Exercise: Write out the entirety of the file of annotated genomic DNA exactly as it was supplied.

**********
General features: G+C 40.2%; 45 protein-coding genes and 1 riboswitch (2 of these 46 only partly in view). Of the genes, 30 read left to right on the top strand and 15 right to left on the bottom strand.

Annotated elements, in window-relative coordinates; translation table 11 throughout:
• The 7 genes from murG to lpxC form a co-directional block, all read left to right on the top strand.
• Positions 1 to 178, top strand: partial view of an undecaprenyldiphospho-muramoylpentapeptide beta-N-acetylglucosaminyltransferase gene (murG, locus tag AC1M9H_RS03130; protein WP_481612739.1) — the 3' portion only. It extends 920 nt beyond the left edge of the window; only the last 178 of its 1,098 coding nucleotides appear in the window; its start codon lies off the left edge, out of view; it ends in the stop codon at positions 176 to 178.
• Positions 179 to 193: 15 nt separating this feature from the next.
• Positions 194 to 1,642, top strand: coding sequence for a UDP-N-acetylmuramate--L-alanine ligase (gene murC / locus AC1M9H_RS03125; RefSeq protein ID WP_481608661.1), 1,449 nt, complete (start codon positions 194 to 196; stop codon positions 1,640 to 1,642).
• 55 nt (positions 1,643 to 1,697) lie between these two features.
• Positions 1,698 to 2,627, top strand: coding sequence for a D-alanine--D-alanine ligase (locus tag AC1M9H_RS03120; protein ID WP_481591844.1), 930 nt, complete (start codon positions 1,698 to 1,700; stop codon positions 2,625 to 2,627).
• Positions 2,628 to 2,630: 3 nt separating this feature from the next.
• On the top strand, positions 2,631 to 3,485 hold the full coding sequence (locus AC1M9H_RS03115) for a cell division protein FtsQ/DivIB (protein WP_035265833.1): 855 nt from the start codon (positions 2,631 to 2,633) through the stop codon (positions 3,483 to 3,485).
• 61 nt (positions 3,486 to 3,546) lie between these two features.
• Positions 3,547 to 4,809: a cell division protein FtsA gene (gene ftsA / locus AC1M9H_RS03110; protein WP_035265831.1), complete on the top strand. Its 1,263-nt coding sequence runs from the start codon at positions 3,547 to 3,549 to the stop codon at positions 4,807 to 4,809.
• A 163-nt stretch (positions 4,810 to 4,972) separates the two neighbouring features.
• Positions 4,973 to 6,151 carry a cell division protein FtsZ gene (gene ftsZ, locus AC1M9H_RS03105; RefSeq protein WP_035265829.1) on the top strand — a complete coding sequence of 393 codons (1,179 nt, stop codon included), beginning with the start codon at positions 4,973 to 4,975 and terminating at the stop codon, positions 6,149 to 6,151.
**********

General features: G+C 40.2%; 45 protein-coding genes and 1 riboswitch (2 of these 46 only partly in view). Of the genes, 30 read left to right on the top strand and 15 right to left on the bottom strand.

Annotated elements, in window-relative coordinates; translation table 11 throughout:
• The 7 genes from murG to lpxC form a co-directional block, all read left to right on the top strand.
• Positions 1 to 178, top strand: partial view of an undecaprenyldiphospho-muramoylpentapeptide beta-N-acetylglucosaminyltransferase gene (murG, locus tag AC1M9H_RS03130; protein WP_481612739.1) — the 3' portion only. It extends 920 nt beyond the left edge of the window; only the last 178 of its 1,098 coding nucleotides appear in the window; its start codon lies off the left edge, out of view; it ends in the stop codon at positions 176 to 178.
• Positions 179 to 193: 15 nt separating this feature from the next.
• Positions 194 to 1,642, top strand: coding sequence for a UDP-N-acetylmuramate--L-alanine ligase (gene murC / locus AC1M9H_RS03125; RefSeq protein ID WP_481608661.1), 1,449 nt, complete (start codon positions 194 to 196; stop codon positions 1,640 to 1,642).
• 55 nt (positions 1,643 to 1,697) lie between these two features.
• Positions 1,698 to 2,627, top strand: coding sequence for a D-alanine--D-alanine ligase (locus tag AC1M9H_RS03120; protein ID WP_481591844.1), 930 nt, complete (start codon positions 1,698 to 1,700; stop codon positions 2,625 to 2,627).
• Positions 2,628 to 2,630: 3 nt separating this feature from the next.
• On the top strand, positions 2,631 to 3,485 hold the full coding sequence (locus AC1M9H_RS03115) for a cell division protein FtsQ/DivIB (protein WP_035265833.1): 855 nt from the start codon (positions 2,631 to 2,633) through the stop codon (positions 3,483 to 3,485).
• 61 nt (positions 3,486 to 3,546) lie between these two features.
• Positions 3,547 to 4,809: a cell division protein FtsA gene (gene ftsA / locus AC1M9H_RS03110; protein WP_035265831.1), complete on the top strand. Its 1,263-nt coding sequence runs from the start codon at positions 3,547 to 3,549 to the stop codon at positions 4,807 to 4,809.
• A 163-nt stretch (positions 4,810 to 4,972) separates the two neighbouring features.
• Positions 4,973 to 6,151 carry a cell division protein FtsZ gene (gene ftsZ, locus AC1M9H_RS03105; RefSeq protein WP_035265829.1) on the top strand — a complete coding sequence of 393 codons (1,179 nt, stop codon included), beginning with the start codon at positions 4,973 to 4,975 and terminating at the stop codon, positions 6,149 to 6,151.